Fractures of the adult pelvis, exclusive of the acetabulum, generally are either stable fractures resulting from low-energy trauma, such as falls in elderly patients, or fractures caused by high-energy trauma that result in significant morbidity and mortality.
As is true of fractures of other bones, low-energy trauma to the pelvis generally produces stable fractures that can be treated symptomatically with crutch- or walker-assisted ambulation and that can be expected to heal uneventfully in most patients. High-energy pelvic fractures often are managed operatively, with the treatment method determined by the degree of pelvic stability remaining after the injury.
The innominate bone on one side is displaced vertically, fracturing the pubic rami and disrupting the sacroiliac region on the same side. This is typically occurs when falls from a height on one leg. These are severe unstable injuries with gross tearing of the soft tissues and associated with retroperitoneal hemorrhage.
The Young-Burgess (1986; 1987) system is as follows:
1. APC injury
The hallmark of the AP compression injury is pubic diastasis with or without disruption of the SI joints. The location and degree of diastasis is correlated with the magnitude of force imparted to the pelvis and with the amount of resulting instability. The AP compression causes the pelvis to open: one or both hemipelves undergo external rotation. According to the Young-Burgess classification system, 3 degrees of AP compression injury are identified.
APC- I injuries : Less than 2.5 cm of the pubic diastasis is noted, either at the symphysis or through vertically oriented rami fractures. The SI joints and posterior ligaments remain intact, and stability is maintained.
APC- II injuries : The amount of anterior diastasis exceeds 2.5 cm. In addition, diastasis occurs in 1 or both of the SI joints. This incomplete posterior arch disruption results in rotational instability. The posterior ligaments are not injured; therefore, vertical stability is preserved.
Lateral compression injury results in internal rotation of the affected hemipelvis. This internal rotation decreases rather than increases the pelvic volume. Consequently, pelvic vascular injuries and resulting hemorrhage are less common with this injury than with other injuries. Lateral compression injuries are associated with brain and intra-abdominal injuries.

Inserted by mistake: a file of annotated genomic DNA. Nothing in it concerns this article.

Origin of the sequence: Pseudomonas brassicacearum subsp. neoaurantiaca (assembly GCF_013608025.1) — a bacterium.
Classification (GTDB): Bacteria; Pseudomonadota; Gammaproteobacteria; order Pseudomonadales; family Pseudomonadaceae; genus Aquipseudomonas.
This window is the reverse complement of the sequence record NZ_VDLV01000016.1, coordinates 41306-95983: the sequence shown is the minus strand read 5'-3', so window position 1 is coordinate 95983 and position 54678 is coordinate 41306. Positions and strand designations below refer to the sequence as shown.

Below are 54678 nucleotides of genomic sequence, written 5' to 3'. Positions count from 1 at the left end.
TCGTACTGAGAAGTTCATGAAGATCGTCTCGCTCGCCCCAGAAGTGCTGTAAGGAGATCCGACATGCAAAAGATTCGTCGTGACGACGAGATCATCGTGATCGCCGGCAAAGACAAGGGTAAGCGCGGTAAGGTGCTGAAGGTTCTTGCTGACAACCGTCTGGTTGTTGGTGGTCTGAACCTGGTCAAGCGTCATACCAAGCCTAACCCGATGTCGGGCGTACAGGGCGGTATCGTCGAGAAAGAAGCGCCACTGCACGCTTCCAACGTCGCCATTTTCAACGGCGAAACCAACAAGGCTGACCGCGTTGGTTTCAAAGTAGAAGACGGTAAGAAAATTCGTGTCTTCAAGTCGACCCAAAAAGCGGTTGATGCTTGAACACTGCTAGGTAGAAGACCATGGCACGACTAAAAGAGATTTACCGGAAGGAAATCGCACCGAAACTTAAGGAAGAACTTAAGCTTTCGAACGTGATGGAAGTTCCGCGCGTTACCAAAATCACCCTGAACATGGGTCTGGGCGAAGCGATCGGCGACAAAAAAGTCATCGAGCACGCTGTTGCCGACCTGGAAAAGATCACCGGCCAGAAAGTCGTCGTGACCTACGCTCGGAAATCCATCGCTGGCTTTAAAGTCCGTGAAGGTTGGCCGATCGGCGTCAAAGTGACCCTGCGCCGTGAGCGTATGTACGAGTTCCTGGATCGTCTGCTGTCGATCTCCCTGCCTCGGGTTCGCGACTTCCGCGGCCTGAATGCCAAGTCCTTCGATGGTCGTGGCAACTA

LC- I injuries : These involve a force directed posteriorly to the lateral aspect of the hemipelvis, which results in an ipsilateral sacral buckle fractures; ipsilateral horizontal pubic rami fractures; or, less commonly, disruption of the pubic symphysis with overlap of the pubic bones. The posterior ligaments remain intact; therefore, the pelvis is stable.
LC- II injuries : These involve more internal rotation of the hemipelvis. As in type I injuries, ipsilateral sacral buckle fractures and horizontal pubic rami fractures are associated with fracture of the ipsilateral iliac wing or disruption of the ipsilateral posterior SI joint. The pelvis is rotationally unstable, but its vertical stability is maintained.
LC- III injuries : The force continues from the ipsilateral side across the midline to affect the contralateral hemipelvis. The ipsilateral hemipelvis sustains either a type I or type II injury with associated internal rotation. The contralateral pelvis undergoes external rotation. Contralateral vertical pubic rami fractures or disruption of the ligaments may occur. As in type II injuries, the pelvis is rotationally unstable but vertically stable.
A vertically oriented force applied to a hemipelvis, usually by the femur, results in a vertical shear injury. At the anterior aspect, vertically oriented fractures of the pubic rami occur. Posteriorly, the ipsilateral SI joint (or occasionally the contralateral SI joint) and its associated ligaments are disrupted.
Bleeding in external meatus indicates urethral injury. If no bleeding ask the patient to void and give direct look to the urine, if the patient able to void this indicates either no urethral injury or there is only minimal damage to the urethra.
Note no attempt should be made to pass a catheter, as this could convert the partial injury to complete injury.
Neurological examination should be done to exclude sacral and lumber plexus injury.
Treatment should not await full and detailed diagnosis. Doctor should move according to the priority of life saving measures with the already available information.Six questions must be asked and the answers acting upon as they emerge:
Open book injuries if the diastasis less than 2.5 cm only bed rest and posterior sling to close the book. If the diastasis more than 2.5 cm the book should be closed surgically either by closed reduction and external fixation or if the patient need laparotomy so open reduction and internal fixation by special plates and screws or by K. wire.